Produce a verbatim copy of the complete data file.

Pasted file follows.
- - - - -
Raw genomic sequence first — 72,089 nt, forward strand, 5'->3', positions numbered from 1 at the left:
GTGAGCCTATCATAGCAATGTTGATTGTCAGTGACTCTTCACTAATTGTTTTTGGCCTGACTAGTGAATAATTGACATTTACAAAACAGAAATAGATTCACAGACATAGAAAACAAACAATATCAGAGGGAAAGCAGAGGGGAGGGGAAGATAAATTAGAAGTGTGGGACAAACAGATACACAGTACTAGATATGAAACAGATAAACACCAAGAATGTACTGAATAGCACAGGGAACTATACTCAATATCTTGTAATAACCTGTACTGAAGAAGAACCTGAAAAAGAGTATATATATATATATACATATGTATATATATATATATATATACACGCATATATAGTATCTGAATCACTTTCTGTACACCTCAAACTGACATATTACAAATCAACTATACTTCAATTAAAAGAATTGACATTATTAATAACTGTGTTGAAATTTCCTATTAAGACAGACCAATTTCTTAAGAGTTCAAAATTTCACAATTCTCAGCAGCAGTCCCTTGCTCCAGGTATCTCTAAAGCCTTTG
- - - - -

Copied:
Raw genomic sequence first — 72,089 nt, forward strand, 5'->3', positions numbered from 1 at the left:
GTGAGCCTATCATAGCAATGTTGATTGTCAGTGACTCTTCACTAATTGTTTTTGGCCTGACTAGTGAATAATTGACATTTACAAAACAGAAATAGATTCACAGACATAGAAAACAAACAATATCAGAGGGAAAGCAGAGGGGAGGGGAAGATAAATTAGAAGTGTGGGACAAACAGATACACAGTACTAGATATGAAACAGATAAACACCAAGAATGTACTGAATAGCACAGGGAACTATACTCAATATCTTGTAATAACCTGTACTGAAGAAGAACCTGAAAAAGAGTATATATATATATATACATATGTATATATATATATATATATACACGCATATATAGTATCTGAATCACTTTCTGTACACCTCAAACTGACATATTACAAATCAACTATACTTCAATTAAAAGAATTGACATTATTAATAACTGTGTTGAAATTTCCTATTAAGACAGACCAATTTCTTAAGAGTTCAAAATTTCACAATTCTCAGCAGCAGTCCCTTGCTCCAGGTATCTCTAAAGCCTTTG